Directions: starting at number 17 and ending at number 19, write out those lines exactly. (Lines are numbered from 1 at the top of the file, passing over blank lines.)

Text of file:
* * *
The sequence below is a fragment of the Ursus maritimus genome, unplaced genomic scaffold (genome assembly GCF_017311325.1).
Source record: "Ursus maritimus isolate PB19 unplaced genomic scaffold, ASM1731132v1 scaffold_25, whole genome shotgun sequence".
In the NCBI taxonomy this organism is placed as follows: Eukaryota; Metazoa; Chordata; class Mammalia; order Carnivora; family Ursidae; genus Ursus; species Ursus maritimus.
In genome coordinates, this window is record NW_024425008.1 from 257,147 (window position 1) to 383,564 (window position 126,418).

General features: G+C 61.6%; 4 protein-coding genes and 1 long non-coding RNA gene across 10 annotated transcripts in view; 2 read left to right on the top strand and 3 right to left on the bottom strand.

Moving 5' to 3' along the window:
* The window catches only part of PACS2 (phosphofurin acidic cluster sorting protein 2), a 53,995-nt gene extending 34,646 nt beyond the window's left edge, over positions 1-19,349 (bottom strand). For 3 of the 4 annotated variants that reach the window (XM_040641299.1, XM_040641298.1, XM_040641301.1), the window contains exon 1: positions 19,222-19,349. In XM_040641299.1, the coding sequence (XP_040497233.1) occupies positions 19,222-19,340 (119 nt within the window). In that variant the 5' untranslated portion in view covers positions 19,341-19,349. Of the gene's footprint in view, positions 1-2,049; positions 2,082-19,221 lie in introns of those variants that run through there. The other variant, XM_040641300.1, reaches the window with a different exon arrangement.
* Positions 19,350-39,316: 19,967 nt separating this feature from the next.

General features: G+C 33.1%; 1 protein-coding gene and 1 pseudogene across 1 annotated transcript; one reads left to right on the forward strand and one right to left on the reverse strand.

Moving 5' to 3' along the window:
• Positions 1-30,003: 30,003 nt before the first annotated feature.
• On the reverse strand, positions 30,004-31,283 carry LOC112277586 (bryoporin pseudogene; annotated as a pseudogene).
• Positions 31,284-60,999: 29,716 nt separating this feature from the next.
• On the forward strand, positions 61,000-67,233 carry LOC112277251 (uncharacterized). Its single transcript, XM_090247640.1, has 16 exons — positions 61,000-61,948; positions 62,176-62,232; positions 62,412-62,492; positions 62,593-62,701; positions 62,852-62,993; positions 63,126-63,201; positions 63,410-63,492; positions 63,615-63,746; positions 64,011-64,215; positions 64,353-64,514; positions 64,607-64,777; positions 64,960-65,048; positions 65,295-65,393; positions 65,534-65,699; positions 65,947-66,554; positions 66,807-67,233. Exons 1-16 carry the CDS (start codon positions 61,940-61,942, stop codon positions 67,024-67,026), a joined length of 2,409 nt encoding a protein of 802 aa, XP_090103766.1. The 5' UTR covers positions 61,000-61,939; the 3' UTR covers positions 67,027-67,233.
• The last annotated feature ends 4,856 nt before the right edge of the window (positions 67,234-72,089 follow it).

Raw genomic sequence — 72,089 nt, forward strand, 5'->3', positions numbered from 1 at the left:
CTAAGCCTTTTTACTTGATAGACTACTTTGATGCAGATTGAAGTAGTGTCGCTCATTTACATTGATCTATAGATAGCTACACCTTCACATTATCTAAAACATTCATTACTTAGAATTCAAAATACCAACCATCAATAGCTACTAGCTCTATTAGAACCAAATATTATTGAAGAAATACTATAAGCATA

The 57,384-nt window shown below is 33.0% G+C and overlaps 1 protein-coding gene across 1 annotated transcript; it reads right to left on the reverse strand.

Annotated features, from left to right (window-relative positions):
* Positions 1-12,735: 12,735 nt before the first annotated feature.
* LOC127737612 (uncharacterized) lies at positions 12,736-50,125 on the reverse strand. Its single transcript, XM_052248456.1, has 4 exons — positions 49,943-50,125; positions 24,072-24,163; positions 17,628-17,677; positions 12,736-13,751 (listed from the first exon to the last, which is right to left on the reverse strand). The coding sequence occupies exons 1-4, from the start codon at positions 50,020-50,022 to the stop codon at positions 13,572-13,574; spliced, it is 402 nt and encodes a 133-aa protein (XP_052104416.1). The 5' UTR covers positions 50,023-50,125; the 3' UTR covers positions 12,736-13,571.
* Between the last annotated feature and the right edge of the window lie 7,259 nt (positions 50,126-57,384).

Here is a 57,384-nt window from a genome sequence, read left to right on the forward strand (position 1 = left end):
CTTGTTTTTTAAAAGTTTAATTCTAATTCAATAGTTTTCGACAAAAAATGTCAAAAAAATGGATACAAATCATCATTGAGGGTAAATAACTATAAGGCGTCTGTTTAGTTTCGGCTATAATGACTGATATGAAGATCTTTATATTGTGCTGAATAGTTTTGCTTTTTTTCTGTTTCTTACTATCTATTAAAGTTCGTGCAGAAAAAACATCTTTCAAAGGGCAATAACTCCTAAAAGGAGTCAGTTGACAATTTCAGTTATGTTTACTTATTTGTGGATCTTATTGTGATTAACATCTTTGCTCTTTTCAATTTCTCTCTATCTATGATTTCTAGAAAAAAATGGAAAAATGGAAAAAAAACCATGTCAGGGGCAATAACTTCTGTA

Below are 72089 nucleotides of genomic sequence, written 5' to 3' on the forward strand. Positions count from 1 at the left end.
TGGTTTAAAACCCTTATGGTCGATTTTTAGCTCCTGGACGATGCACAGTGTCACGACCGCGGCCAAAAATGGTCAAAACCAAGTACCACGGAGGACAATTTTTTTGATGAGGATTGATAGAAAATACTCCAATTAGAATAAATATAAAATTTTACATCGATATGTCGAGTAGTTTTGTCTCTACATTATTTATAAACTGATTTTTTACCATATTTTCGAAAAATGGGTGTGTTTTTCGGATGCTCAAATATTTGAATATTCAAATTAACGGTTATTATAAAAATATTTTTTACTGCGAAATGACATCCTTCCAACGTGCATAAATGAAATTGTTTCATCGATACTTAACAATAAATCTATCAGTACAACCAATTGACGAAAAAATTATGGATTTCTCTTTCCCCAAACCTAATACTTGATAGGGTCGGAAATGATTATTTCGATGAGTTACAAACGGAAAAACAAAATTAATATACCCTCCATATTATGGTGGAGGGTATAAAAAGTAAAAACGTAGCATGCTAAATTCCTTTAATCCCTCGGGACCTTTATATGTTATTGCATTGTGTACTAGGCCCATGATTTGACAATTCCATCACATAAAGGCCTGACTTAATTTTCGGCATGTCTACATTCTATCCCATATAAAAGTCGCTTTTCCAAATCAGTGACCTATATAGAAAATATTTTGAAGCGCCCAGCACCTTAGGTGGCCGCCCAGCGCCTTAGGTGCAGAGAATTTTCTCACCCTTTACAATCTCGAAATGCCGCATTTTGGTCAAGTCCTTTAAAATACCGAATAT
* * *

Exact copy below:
CTAAGCCTTTTTACTTGATAGACTACTTTGATGCAGATTGAAGTAGTGTCGCTCATTTACATTGATCTATAGATAGCTACACCTTCACATTATCTAAAACATTCATTACTTAGAATTCAAAATACCAACCATCAATAGCTACTAGCTCTATTAGAACCAAATATTATTGAAGAAATACTATAAGCATA

The 57,384-nt window shown below is 33.0% G+C and overlaps 1 protein-coding gene across 1 annotated transcript; it reads right to left on the reverse strand.

Annotated features, from left to right (window-relative positions):